FREE Shipping On All Orders

  • MY CART    0

    Your cart is currently empty.

The Secret Meanings behind Popular Spring Wedding Florals

Posted on 25 April 2017

Spring has finally sprung, which means it’s time for wedding season and all things floral. Although working with silk flowers allows us to choose any kind of bloom at any time of year, we can’t deny that there’s something sensational about a seasonal trend.
 
What you may not know is that each budding beauty has its own special story and meaning. So before you finalize the most fragrant part of your wedding day, let us enlighten you on the essence of spring’s most popular blooms.
 

Dahlias

Bursting with texture and found in a variety of pastel colors, these beauties are sure to add dimension to your wedding arrangements. Dahlias originated in Central and South America and their name means “from the valley.” Much like weddings, dahlias are symbols of grace and commitment.
   

Photo courtesy of: Ruffled Blog

 

Tulips

Dating back centuries to Eastern and Northern Europe, tulips are richly royal and completely classic. These flowers are not only known for their fresh fragrance, but also for symbolizing passionate and enduring love and nobility. The Victorian era crowned the tulip for a sign of charity.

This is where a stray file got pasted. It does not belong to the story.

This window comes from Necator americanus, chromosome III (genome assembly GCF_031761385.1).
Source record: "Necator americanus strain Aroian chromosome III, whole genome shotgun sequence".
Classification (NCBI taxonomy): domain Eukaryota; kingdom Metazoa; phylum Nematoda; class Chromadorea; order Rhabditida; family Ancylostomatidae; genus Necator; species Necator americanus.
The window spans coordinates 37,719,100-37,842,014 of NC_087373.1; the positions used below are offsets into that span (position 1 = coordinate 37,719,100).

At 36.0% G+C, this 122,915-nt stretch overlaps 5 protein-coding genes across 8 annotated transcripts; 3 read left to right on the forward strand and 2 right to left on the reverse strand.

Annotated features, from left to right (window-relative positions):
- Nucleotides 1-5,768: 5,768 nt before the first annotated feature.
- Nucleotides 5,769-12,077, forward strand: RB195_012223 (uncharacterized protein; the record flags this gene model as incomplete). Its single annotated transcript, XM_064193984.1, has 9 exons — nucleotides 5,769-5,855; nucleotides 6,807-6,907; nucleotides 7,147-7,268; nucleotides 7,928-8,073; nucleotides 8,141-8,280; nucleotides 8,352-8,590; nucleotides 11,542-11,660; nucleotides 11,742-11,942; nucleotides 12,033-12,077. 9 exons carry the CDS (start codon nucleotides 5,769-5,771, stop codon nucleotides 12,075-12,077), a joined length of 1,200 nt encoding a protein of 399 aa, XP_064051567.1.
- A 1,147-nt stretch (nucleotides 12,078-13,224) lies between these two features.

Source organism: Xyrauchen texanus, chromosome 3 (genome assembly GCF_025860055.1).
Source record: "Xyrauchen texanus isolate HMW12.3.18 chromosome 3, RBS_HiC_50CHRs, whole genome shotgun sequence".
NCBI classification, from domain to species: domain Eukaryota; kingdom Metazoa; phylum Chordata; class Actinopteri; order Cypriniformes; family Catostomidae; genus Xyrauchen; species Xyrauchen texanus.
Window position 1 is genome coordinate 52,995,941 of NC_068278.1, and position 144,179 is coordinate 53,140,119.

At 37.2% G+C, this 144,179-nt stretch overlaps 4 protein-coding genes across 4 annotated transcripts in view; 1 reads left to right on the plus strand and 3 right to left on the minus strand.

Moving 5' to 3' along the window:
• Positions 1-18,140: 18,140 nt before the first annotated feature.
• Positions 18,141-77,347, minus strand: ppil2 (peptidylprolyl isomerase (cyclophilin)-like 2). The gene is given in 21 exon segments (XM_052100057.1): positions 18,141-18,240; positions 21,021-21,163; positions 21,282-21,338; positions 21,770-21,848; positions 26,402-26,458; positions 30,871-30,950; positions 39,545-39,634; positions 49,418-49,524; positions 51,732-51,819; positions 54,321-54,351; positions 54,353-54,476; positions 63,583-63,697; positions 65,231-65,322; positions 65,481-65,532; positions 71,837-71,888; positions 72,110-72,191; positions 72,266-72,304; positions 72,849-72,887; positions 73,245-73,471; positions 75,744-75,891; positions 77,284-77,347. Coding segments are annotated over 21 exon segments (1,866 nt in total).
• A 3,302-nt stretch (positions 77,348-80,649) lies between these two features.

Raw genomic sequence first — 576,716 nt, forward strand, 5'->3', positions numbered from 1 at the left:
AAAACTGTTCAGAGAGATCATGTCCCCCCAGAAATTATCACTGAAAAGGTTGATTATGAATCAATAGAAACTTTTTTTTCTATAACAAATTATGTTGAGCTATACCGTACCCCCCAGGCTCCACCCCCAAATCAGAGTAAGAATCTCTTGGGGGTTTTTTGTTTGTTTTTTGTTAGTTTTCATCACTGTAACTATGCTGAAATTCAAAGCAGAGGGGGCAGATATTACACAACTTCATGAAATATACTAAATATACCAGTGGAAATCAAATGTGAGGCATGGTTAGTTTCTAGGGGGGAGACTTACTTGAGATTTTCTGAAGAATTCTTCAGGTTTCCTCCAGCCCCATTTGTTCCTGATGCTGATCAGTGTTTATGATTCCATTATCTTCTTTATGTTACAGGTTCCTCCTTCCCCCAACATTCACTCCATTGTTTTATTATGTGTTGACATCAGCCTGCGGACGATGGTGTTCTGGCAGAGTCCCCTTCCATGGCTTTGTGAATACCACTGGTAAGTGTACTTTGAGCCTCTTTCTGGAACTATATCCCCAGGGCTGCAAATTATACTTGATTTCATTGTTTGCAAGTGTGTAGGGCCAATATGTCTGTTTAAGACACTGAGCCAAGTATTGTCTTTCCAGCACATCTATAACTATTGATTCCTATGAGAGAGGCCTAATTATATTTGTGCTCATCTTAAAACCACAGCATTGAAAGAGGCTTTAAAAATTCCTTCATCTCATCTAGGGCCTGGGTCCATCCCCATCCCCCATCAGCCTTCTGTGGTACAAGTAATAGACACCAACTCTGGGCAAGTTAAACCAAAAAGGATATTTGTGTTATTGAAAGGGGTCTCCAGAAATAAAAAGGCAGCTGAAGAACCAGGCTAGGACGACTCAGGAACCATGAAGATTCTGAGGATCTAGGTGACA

Photo courtesy of: Brides.com

 

Peonies

Oh, peonies. Often grown in Eastern countries such as Japan and China, these perfect plumes represent romance, honor, wealth and, in some cultures, bashfulness. Peonies are named after Paean—the healer and physician of gods in Greek mythology.
   
Shop Marmalade Floral's spring peony bouquet here.
        

Photo courtesy of: Marmalade Floral

 

Anemones

Anemones are moody blooms and are sure to make a statement in any arrangement. These flowers of intense contrast are found all over the world and—depending on location and culture—have mixed meanings. Some cultures associate anemones with anticipation while others assume them to be protection against ill-fate or foul wishes.
       

Photo courtesy of: Southern Living

 

Irises

Although irises bloom mostly through summer, they start in early spring. Incorporating them into your wedding plans will ensure you are treated like a queen—every bride’s dream! Named after Iris, the messenger of the Greek gods, these vibrant flowers symbolize royalty, wisdom, hope and valor.
      

Photo courtesy of: Weddingomania

More Posts

Join our Mailing List

Sign up to receive 10% off of your first order!

Search our store